“Death of a Salesman” is a play written by playwright, Arthur Miller. This play is believed to have been one of Arthur Miller’s greatest body of work in the theatrical realm. “Death of a Salesman” was written from the trials of the playwright’s own life experience making for an relatable story filled with both direct and indirect symbolism about how the idea of success and achievement can drive an individual to do things they never believed they were able to do, with the flip side to that also is the narrative of how fear and failure impacts humans as well.
“There’s more people! That’s what’s ruining this country! The competition is maddening!” (Act 1) Arthur Miller’s “Death of a Salesman” revolves around the Loman family in which the main character Willy Loman, the father, works as a door to door salesman. In many respects the Loman’s appear to be what we would consider in today’s society to be a middle-class family. Often times the middle-class is viewed as having the economic means to provide the essentials required to cultivate and sustain a family, however the downside to that reality is that often times those same individuals struggle accepting that fact that they are not able to live their life to the same extent as those who are financially secure.
Yet, like many who find themselves in the middle-class of socio-economic ranking, Willy Loman fed into society’s perception in which the only logical means of advancing through the ranks and breaking the cycle of middle-class label would be by ensuring that he was well liked and deemed attractive by his peers. The drawback of this belief, was that the Lomans’ live an unfulfilled and unhappy life while they believed their neighbors and peers were reaping the benefits of their success. “When I was seventeen, I walked into the jungle. And by twenty-one, I walked out. And by God, I was rich!” (Miller, 49).
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Have you ever felt as though no matter how hard you tried to ccomplsih For example, have you ever wondered how certain career advancements and promotions don’t always go to the individual who is more qualified, but rather to the individual who is deemed to be likeable? That kind of disappointment could push a person to betray anyone if it meant achieving what is deemed as success.
“You don’t understand. Willy was a salesman. And for a salesman, there is no rock bottom to the life....” A benefit that Willy had in his arsenal was that he was afforded the opportunity to have a friend like Charley. We all at one point or another have or had a friend who was similar to Charley, someone who we viewed as successful. The real question is whether we are appreciative of these friends with pure intentions who come into our life? In many society’s it is rare that the people who are successful are the most giving and the most generous. I believe Arthur Miller was able to symbolize this sort of connection by highlighting the generosity of Charley while revealing Willy’s insecurities.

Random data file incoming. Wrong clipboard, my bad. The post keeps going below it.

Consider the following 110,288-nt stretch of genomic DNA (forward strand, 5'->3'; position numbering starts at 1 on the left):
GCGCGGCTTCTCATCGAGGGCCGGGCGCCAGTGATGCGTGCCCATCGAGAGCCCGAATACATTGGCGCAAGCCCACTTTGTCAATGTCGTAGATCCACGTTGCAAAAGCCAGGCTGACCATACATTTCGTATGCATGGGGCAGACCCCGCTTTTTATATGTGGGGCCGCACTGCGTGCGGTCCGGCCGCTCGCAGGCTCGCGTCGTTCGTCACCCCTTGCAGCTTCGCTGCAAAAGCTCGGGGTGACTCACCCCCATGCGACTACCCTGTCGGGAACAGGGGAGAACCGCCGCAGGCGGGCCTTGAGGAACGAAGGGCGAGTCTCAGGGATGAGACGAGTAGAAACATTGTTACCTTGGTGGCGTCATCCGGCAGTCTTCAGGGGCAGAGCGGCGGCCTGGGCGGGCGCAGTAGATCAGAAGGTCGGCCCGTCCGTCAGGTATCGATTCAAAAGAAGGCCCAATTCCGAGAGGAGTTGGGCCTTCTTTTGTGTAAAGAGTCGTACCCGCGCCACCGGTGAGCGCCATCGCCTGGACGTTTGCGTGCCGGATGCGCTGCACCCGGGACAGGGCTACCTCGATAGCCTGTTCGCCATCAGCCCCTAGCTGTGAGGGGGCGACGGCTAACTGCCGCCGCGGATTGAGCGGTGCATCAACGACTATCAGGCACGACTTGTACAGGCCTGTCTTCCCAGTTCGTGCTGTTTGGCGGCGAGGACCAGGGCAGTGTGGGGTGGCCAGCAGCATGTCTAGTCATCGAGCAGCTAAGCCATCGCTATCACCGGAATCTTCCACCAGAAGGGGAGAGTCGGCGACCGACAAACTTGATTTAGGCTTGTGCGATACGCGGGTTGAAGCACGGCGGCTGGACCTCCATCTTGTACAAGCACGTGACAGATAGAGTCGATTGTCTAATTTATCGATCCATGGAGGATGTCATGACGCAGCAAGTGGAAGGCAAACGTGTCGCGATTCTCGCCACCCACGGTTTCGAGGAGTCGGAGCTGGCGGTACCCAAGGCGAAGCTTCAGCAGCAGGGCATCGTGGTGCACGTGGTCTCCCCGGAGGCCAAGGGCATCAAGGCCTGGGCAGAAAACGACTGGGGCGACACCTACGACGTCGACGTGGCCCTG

Willy was blessed to have a friend in Charley who was willing help him in every conceivable way he could, from offering Willy money as a way of offsetting the pay he was not receiving from his sales job, to directly offering him a job. However as with most individuals, they tend to shy away from help in efforts to not appear weak or unworthy by their peers.
“Now listen, Willy, I know you don’t like me, and nobody can say I’m in love with you, but I’ll give you a job because—just for the hell of it, put it that way. Now what do you say?” Additionally, jealously began to overtake Willy as he begins to despise Charley and his family for the blessing that they have earned. Bitter about his own shortcoming in life, Willy feels as though Charley was not sincere.
In conclusion, Arthur Miller uses symbolism in the play to echo the trials and tribulations of the Loman’s. I believe Miller used this tool as a way to add levity to the circumstances that many of us face to this very day; highlighting how more often than not we are the ones who sabotage our own dreams by allowing our minds to cast doubt and angst. The concept of the obtain the “I believe that if the reader pays close attention to the symbolism used, then one can avoid the self pitfalls and be able to live a fulfilled and worthy life.
on Essay On A Death Of A Salesman Analysis
What is the moral lesson of the death of a salesman? Follow your heart desires – Willy could have had his inner happiness if he follows his heart in doing carpentry. Be yourself – He worked so hard to gain wealth on the basis of being liked.
The major conflict in Death of a Salesman is between Biff Loman and his father. Even before Biff appears on stage, Linda indicates that Biff and Willy are perpetually at odds with one another because of Biff's inability to live up to his father's expectations.
Death of a Salesman, by Arthur Miller, is a tragic play focusing on the common man during the late 1940’s. Much of the story is told by flashbacks of Willy Loman’s past, including him cheating on Linda, his wife. His older son, Biff, witnessed the affair and has not been the same ever since.
Death of a Salesman is a tradegy in the sense that it displays the dangerous consequences of committing one's life towards an idealistic goal such as the American Dream. Willy Loman fails to see that he is an unsuccessful salesman and to escape that reality, he constantly revisits his past.
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